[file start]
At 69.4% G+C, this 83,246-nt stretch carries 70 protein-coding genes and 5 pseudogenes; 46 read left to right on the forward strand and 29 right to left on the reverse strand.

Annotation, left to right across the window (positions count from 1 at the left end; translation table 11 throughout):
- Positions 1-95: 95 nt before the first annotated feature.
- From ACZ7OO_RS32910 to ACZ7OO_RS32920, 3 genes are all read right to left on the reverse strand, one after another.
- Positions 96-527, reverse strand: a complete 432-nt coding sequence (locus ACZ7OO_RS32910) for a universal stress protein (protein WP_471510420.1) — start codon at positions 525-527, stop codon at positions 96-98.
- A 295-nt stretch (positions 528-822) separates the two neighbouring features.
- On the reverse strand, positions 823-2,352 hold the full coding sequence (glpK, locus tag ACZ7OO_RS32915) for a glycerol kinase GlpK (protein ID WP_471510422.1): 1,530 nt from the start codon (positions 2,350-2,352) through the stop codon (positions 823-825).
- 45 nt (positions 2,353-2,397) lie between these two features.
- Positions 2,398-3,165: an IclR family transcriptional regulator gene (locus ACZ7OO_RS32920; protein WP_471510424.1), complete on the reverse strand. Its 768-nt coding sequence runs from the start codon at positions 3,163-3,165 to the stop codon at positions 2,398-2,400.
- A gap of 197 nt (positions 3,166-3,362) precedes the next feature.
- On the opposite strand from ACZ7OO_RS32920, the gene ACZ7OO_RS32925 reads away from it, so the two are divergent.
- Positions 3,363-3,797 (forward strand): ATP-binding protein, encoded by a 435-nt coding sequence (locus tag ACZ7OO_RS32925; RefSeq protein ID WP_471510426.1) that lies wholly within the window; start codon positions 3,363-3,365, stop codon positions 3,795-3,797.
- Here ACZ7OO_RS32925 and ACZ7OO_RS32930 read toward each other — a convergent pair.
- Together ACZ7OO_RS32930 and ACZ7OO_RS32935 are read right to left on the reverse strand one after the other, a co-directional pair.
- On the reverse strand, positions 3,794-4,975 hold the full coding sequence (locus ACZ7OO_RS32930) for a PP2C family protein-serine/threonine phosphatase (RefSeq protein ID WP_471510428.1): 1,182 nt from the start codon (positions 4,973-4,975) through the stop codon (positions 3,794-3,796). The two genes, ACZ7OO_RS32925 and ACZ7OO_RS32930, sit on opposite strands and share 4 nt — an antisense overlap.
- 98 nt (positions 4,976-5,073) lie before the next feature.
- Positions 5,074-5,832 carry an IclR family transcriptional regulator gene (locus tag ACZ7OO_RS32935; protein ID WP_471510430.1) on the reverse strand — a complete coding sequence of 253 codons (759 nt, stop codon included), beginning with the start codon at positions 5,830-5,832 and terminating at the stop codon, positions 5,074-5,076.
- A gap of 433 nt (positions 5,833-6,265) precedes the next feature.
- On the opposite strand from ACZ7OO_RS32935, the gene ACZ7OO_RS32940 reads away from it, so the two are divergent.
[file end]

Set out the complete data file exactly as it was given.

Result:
At 69.4% G+C, this 83,246-nt stretch carries 70 protein-coding genes and 5 pseudogenes; 46 read left to right on the forward strand and 29 right to left on the reverse strand.

Annotation, left to right across the window (positions count from 1 at the left end; translation table 11 throughout):
- Positions 1-95: 95 nt before the first annotated feature.
- From ACZ7OO_RS32910 to ACZ7OO_RS32920, 3 genes are all read right to left on the reverse strand, one after another.
- Positions 96-527, reverse strand: a complete 432-nt coding sequence (locus ACZ7OO_RS32910) for a universal stress protein (protein WP_471510420.1) — start codon at positions 525-527, stop codon at positions 96-98.
- A 295-nt stretch (positions 528-822) separates the two neighbouring features.
- On the reverse strand, positions 823-2,352 hold the full coding sequence (glpK, locus tag ACZ7OO_RS32915) for a glycerol kinase GlpK (protein ID WP_471510422.1): 1,530 nt from the start codon (positions 2,350-2,352) through the stop codon (positions 823-825).
- 45 nt (positions 2,353-2,397) lie between these two features.
- Positions 2,398-3,165: an IclR family transcriptional regulator gene (locus ACZ7OO_RS32920; protein WP_471510424.1), complete on the reverse strand. Its 768-nt coding sequence runs from the start codon at positions 3,163-3,165 to the stop codon at positions 2,398-2,400.
- A gap of 197 nt (positions 3,166-3,362) precedes the next feature.
- On the opposite strand from ACZ7OO_RS32920, the gene ACZ7OO_RS32925 reads away from it, so the two are divergent.
- Positions 3,363-3,797 (forward strand): ATP-binding protein, encoded by a 435-nt coding sequence (locus tag ACZ7OO_RS32925; RefSeq protein ID WP_471510426.1) that lies wholly within the window; start codon positions 3,363-3,365, stop codon positions 3,795-3,797.
- Here ACZ7OO_RS32925 and ACZ7OO_RS32930 read toward each other — a convergent pair.
- Together ACZ7OO_RS32930 and ACZ7OO_RS32935 are read right to left on the reverse strand one after the other, a co-directional pair.
- On the reverse strand, positions 3,794-4,975 hold the full coding sequence (locus ACZ7OO_RS32930) for a PP2C family protein-serine/threonine phosphatase (RefSeq protein ID WP_471510428.1): 1,182 nt from the start codon (positions 4,973-4,975) through the stop codon (positions 3,794-3,796). The two genes, ACZ7OO_RS32925 and ACZ7OO_RS32930, sit on opposite strands and share 4 nt — an antisense overlap.
- 98 nt (positions 4,976-5,073) lie before the next feature.
- Positions 5,074-5,832 carry an IclR family transcriptional regulator gene (locus tag ACZ7OO_RS32935; protein ID WP_471510430.1) on the reverse strand — a complete coding sequence of 253 codons (759 nt, stop codon included), beginning with the start codon at positions 5,830-5,832 and terminating at the stop codon, positions 5,074-5,076.
- A gap of 433 nt (positions 5,833-6,265) precedes the next feature.
- On the opposite strand from ACZ7OO_RS32935, the gene ACZ7OO_RS32940 reads away from it, so the two are divergent.